1 September 1888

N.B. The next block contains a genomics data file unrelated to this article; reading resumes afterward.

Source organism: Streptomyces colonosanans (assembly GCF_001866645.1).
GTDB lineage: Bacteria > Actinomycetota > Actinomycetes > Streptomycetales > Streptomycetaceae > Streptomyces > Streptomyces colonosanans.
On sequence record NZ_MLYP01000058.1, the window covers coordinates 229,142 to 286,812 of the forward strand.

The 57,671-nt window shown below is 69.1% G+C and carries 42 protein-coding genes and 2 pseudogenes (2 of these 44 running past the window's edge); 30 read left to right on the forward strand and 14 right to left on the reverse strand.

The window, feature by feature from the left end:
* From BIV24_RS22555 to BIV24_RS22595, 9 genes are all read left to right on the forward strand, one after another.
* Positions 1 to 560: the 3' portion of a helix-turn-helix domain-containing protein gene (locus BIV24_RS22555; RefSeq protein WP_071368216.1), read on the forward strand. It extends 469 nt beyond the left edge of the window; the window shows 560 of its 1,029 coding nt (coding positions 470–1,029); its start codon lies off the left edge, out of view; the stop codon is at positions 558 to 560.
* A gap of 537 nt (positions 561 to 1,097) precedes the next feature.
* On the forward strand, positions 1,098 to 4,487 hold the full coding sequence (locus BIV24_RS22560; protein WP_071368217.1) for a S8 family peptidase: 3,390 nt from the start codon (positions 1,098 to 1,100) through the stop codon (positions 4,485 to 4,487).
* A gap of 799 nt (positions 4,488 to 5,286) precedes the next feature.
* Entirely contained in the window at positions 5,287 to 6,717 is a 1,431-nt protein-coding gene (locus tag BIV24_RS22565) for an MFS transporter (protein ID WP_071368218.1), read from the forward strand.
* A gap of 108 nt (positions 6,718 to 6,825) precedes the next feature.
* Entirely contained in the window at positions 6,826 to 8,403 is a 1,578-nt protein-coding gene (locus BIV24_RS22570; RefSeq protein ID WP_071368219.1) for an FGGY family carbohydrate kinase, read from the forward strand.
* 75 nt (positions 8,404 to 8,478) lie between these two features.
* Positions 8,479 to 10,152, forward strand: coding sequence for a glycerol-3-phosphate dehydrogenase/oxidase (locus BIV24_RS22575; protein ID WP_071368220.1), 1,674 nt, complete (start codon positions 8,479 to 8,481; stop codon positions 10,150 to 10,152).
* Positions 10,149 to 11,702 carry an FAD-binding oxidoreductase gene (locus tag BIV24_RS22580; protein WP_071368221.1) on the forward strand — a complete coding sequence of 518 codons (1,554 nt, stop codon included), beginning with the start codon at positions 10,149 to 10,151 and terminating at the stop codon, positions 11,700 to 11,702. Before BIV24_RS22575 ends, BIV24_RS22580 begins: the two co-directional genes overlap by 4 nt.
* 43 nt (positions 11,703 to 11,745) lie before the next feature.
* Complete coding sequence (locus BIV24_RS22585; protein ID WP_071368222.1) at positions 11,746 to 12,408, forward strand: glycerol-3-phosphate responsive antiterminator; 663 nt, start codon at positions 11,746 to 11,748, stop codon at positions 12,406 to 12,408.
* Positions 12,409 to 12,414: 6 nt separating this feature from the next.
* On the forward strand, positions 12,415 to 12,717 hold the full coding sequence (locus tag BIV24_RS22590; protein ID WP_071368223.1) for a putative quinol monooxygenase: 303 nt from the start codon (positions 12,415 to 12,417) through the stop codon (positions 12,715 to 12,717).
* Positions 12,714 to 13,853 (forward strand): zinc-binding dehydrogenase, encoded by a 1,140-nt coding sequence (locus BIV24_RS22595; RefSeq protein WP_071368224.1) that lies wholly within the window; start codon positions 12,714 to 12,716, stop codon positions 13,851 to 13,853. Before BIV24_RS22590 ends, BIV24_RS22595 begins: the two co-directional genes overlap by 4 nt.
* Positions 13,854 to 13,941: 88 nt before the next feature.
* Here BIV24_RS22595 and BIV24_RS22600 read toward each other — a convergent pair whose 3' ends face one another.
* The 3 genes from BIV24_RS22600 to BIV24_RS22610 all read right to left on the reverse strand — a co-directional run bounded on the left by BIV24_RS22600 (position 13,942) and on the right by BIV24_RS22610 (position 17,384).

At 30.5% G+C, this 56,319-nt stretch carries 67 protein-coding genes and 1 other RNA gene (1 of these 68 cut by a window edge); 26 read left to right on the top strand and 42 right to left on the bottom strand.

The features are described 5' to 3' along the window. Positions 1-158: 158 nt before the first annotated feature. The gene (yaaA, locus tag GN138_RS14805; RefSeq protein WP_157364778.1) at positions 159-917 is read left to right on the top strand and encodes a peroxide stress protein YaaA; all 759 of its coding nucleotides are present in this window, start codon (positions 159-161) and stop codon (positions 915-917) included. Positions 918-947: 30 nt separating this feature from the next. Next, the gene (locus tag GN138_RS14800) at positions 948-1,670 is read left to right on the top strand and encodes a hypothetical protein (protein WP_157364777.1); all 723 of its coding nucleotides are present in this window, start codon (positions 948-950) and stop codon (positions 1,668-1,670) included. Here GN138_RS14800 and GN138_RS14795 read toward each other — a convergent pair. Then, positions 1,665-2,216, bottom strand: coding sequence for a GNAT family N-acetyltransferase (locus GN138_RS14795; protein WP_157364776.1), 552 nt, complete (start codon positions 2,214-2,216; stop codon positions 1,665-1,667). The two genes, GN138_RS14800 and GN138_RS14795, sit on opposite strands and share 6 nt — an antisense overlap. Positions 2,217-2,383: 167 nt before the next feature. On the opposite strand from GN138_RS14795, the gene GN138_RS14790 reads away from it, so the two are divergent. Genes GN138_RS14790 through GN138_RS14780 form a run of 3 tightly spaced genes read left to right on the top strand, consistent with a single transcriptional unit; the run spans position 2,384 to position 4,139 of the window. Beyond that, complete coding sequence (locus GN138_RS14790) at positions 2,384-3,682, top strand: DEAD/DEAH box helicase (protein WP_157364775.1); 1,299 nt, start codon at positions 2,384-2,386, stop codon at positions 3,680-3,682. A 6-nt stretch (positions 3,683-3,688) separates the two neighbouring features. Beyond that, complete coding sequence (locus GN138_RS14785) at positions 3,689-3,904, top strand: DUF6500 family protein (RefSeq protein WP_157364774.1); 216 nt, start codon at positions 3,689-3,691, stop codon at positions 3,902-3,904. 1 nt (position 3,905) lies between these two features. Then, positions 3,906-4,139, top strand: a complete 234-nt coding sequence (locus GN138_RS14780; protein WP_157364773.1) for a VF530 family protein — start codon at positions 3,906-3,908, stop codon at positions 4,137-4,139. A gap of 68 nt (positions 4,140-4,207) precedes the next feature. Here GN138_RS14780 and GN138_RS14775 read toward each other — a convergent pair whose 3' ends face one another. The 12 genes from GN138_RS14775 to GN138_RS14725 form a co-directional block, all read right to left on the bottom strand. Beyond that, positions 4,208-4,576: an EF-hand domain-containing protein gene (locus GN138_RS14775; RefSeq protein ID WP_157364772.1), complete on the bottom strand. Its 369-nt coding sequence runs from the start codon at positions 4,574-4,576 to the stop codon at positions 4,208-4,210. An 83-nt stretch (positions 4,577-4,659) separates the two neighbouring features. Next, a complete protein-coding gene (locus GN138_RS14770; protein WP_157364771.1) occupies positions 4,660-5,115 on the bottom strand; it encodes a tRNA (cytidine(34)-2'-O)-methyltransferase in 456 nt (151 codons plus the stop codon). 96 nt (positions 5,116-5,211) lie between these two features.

A shocking murder was discovered in Whitechapel yesterday morning. Shortly before four o'clock Police constable Neil found a woman lying in Buck's row, Thomas street, with her throat cut from ear to ear. The body, which was immediately removed to a mortuary, was also fearfully mutilated. The deceased has been identified as Mary Ann Nicholls, thirty six years of age, who was recently an inmate of Lambeth Workhouse. No clue to the murderer has, however, yet been obtained.